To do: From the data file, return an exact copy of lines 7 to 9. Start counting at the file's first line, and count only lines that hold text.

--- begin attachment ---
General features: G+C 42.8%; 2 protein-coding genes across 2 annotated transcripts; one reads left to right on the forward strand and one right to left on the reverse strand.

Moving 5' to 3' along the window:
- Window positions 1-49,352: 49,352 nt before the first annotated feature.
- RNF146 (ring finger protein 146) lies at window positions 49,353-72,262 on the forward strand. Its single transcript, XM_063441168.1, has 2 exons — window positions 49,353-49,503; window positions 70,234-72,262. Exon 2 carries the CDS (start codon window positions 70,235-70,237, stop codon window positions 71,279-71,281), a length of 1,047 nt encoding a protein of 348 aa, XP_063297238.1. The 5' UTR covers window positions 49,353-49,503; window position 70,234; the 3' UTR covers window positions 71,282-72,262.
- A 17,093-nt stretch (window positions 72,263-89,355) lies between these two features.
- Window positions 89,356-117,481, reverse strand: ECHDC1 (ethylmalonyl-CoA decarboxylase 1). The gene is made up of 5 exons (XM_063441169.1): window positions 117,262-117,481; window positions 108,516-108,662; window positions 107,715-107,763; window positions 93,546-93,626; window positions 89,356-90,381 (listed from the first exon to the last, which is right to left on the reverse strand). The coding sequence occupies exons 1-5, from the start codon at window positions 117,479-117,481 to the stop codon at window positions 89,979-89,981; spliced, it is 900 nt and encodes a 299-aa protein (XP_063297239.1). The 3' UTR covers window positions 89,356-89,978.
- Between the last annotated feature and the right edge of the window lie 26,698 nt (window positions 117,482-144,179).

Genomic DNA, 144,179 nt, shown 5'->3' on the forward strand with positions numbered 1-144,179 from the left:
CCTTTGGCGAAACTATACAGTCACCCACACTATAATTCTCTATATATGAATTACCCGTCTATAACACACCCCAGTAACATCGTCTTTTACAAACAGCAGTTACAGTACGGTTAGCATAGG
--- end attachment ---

- Between the last annotated feature and the right edge of the window lie 26,698 nt (window positions 117,482-144,179).

Genomic DNA, 144,179 nt, shown 5'->3' on the forward strand with positions numbered 1-144,179 from the left:
CCTTTGGCGAAACTATACAGTCACCCACACTATAATTCTCTATATATGAATTACCCGTCTATAACACACCCCAGTAACATCGTCTTTTACAAACAGCAGTTACAGTACGGTTAGCATAGG